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G Nehrenz. Motion Interpretation. The Internet Journal of Aeromedical Transportation. 1999 Volume 1 Number 1.
The body interprets motion by way of three separate channels of input; the eyes, ears, and kinesthetic or tactile stimulation which is the perception of position and movement of parts of the body made possible by receptors in the skeletal muscles, skin, joints and tendons.
Sensory illusions may easily occur in flight especially when ground references are absent. The patient lying in the horizontal position may become disoriented due to this lack of visual perception of the ground or horizon. The ears are by far the most perceptive organ of equilibrium, due to housing the auditory as well as the vestibular organs.
Human spatial orientation and postural control require spatial integration of information from the various sense organs, along with the knowledge of self-generated motor commands and expectation or prediction of the motion pattern.1 When these systems fail, motion sickness may occur.
REVIEW OF THE EAR
The ears encompass both, the auditory and vestibular organs. Auditory sensations effect the input transmitted to the brain by the vestibular organs. The outer ear collects sound vibrations and directs them through the auditory canal to the tympanic membrane. The vibrations are then carried to the middle ear or tympanum. The tympanum houses the osseous bones (malleus, stapes, and incus) which transmit the sound to the internal Labyrinth, or inner ear. The head of the Malleus is attached to the Incus which in turn is attached to the Stapes. As the osseus bones move against the oval window, the transmission of sound occurs.
The Labyrinth or internal ear, is made up of the vestibule, the semicircular canals, and the cochlea. The vestibule is filled with a gelatin-like serolymph material which is responsible for the transmission of sound to the Organ of Corti. Within the vestibule are the openings for the semicircular canals. These canals are filled with an endolymph fluid and are connected to a sac within the vestibule called the utricle.
Two kinds of equilibrium exist. One is called static equilibrium, which refers to orientation of the body (mainly the head) relative to the ground (gravity). The second is dynamic equilibrium, which is the maintenance of the body position (mainly the head) in response to sudden movements such as rotation, acceleration, and deceleration. The receptor organs for equilibrium are the maculae of the saccule and the utricle and cristae in the semicircular ducts.2 This orientation system is further explained in the following text.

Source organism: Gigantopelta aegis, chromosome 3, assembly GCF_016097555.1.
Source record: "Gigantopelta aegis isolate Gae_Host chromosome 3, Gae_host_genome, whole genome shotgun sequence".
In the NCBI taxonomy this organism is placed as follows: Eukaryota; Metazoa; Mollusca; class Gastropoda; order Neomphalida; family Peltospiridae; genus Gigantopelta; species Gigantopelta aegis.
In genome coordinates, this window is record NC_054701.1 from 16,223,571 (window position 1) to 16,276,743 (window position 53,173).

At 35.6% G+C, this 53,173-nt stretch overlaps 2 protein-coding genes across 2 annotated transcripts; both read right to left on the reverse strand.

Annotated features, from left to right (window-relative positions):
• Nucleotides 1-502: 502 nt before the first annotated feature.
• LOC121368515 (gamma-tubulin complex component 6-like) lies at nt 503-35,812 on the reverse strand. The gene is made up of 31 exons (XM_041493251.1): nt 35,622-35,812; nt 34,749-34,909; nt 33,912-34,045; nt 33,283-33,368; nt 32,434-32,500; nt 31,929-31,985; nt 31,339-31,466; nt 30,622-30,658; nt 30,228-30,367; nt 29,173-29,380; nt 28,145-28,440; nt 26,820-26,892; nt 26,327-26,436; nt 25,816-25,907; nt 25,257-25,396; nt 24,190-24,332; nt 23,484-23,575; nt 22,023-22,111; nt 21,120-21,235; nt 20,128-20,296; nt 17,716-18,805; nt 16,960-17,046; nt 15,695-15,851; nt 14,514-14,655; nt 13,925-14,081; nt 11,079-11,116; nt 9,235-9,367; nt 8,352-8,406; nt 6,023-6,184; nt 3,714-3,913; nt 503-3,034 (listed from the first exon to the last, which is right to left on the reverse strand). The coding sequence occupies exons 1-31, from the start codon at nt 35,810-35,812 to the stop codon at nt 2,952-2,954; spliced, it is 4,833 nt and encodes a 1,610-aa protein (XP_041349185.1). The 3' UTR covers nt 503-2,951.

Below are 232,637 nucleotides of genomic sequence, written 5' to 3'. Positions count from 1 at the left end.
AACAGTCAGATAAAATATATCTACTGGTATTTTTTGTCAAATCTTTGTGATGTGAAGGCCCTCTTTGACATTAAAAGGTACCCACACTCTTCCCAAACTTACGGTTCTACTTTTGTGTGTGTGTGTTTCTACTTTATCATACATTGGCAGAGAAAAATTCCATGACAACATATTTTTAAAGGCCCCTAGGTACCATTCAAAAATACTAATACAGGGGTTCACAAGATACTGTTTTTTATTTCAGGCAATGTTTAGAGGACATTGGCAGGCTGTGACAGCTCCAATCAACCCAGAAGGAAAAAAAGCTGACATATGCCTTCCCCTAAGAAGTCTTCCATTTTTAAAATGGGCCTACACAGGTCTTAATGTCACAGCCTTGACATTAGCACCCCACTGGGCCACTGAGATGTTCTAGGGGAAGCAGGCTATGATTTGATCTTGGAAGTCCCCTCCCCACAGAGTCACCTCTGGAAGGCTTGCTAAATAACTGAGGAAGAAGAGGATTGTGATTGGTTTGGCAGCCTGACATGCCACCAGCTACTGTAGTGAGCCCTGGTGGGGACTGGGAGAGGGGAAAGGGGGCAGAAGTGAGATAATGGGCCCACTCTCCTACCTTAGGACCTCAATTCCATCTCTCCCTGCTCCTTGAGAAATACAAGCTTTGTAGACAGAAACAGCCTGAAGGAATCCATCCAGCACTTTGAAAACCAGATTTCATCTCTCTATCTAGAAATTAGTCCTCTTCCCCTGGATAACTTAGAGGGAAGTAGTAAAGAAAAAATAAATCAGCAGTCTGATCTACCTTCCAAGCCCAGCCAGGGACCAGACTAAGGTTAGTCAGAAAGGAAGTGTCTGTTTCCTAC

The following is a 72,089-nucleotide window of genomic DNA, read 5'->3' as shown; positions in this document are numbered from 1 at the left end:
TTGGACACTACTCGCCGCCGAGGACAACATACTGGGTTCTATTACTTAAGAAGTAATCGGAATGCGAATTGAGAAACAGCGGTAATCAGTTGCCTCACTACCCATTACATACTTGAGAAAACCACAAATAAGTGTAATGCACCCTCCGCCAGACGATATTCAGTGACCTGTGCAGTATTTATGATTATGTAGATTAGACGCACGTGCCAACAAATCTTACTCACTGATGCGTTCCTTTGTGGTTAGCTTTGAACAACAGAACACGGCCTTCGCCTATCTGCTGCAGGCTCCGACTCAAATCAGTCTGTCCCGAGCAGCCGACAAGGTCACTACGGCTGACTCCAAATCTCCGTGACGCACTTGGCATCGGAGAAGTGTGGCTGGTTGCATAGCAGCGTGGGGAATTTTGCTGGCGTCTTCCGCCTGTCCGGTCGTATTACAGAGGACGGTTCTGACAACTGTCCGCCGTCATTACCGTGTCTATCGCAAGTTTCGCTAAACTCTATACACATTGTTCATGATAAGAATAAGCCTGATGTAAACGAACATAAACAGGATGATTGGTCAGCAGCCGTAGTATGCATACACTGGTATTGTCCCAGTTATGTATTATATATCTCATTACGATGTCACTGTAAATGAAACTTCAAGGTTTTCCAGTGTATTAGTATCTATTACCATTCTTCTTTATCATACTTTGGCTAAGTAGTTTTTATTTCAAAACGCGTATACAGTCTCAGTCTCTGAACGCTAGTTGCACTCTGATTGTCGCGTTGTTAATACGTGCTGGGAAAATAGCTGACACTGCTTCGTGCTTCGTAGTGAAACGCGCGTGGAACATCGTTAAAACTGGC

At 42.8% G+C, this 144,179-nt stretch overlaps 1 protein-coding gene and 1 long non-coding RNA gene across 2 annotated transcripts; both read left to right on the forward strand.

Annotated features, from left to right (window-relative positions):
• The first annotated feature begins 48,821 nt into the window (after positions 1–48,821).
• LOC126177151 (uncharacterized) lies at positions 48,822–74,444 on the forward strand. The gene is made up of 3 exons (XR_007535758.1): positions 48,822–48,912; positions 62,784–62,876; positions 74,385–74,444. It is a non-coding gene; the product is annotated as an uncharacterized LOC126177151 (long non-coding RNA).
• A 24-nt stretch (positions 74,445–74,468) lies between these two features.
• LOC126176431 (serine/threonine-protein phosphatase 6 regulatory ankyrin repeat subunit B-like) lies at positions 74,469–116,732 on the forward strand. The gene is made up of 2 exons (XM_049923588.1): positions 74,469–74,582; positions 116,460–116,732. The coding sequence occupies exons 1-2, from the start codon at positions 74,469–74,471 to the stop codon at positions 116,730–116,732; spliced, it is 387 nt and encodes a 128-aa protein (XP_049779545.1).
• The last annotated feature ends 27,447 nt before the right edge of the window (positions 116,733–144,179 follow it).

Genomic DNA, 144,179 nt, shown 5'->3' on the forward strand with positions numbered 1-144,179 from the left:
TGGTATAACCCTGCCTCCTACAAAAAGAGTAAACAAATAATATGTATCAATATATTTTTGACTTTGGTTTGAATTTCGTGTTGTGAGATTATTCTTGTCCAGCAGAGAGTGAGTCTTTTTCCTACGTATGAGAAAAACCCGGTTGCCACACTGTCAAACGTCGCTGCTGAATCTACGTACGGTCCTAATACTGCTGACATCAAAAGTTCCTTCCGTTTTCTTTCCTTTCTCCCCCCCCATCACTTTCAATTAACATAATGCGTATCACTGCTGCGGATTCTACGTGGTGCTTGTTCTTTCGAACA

Function of the Inner Ear Organs
When the body is at rest, the fluid within the semicircular canals of the ears is at rest. As the body moves, fluid within the canals or ducts begins to move, stimulating the interpretation of motion. The generation of signals occurs by way of the Cupula. The Cupula is a gelatin-like pendulum suspended by hair-like sensory nerve cells, located in the Ampulla, (bulge on the semicircular canal). With motion, the fluid within the semicircular canal begins to move causing the Cupula to be deflected. This motion sends signals to the brain by way of the eighth cranial nerve, ending with the interpretation of movement.
The semicircular canals are responsible for the interpretation of angular acceleration and deceleration. Within the aircraft, the semicircular canals are responsible for the sensations of roll, pitch and yaw. The flaw in this system is the lag time that occurs as the body changes the direction of motion. The fluid within the canal must come to, or very close to a complete stop before beginning movement in another direction. This lag time may send false signals to the brain, and in turn cause a misinterpretation of motion.3
There are two otolithic organs on either side of the head, which help the body to interpret static equilibrium and linear acceleration. One lies in the Utricle which is a sac connected to the semicircular canal and houses the utricular macula. The other is located in the Saccule which is in proximity to the utricle.
The otolith in the utricle lies in the horizontal plane, while the otolith within the saccule lies in the vertical plan. This allows for the brain to sense linear acceleration in any direction within the normal limits of these organs.
PROPRIOCEPTIVE KINETIC SENSATIONS